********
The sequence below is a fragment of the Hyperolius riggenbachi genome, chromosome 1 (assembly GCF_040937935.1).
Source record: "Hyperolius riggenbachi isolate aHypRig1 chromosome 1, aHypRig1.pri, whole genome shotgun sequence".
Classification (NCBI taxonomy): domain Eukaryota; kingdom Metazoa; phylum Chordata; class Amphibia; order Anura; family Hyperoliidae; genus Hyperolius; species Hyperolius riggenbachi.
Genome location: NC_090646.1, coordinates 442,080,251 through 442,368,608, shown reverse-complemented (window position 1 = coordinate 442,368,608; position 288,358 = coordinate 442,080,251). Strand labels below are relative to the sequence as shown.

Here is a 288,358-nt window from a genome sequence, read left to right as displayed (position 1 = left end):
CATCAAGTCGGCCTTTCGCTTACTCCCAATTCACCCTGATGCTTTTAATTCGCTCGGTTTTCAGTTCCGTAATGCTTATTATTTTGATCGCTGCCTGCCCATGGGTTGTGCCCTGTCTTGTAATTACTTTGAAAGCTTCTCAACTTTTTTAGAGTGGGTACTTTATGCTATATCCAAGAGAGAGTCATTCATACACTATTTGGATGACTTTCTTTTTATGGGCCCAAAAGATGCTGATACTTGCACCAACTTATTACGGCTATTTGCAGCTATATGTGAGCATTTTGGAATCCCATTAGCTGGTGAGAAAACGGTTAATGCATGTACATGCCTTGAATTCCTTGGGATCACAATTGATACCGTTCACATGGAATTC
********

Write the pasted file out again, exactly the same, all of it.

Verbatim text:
The sequence below is a fragment of the Hyperolius riggenbachi genome, chromosome 1 (assembly GCF_040937935.1).
Source record: "Hyperolius riggenbachi isolate aHypRig1 chromosome 1, aHypRig1.pri, whole genome shotgun sequence".
Classification (NCBI taxonomy): domain Eukaryota; kingdom Metazoa; phylum Chordata; class Amphibia; order Anura; family Hyperoliidae; genus Hyperolius; species Hyperolius riggenbachi.
Genome location: NC_090646.1, coordinates 442,080,251 through 442,368,608, shown reverse-complemented (window position 1 = coordinate 442,368,608; position 288,358 = coordinate 442,080,251). Strand labels below are relative to the sequence as shown.

Here is a 288,358-nt window from a genome sequence, read left to right as displayed (position 1 = left end):
CATCAAGTCGGCCTTTCGCTTACTCCCAATTCACCCTGATGCTTTTAATTCGCTCGGTTTTCAGTTCCGTAATGCTTATTATTTTGATCGCTGCCTGCCCATGGGTTGTGCCCTGTCTTGTAATTACTTTGAAAGCTTCTCAACTTTTTTAGAGTGGGTACTTTATGCTATATCCAAGAGAGAGTCATTCATACACTATTTGGATGACTTTCTTTTTATGGGCCCAAAAGATGCTGATACTTGCACCAACTTATTACGGCTATTTGCAGCTATATGTGAGCATTTTGGAATCCCATTAGCTGGTGAGAAAACGGTTAATGCATGTACATGCCTTGAATTCCTTGGGATCACAATTGATACCGTTCACATGGAATTC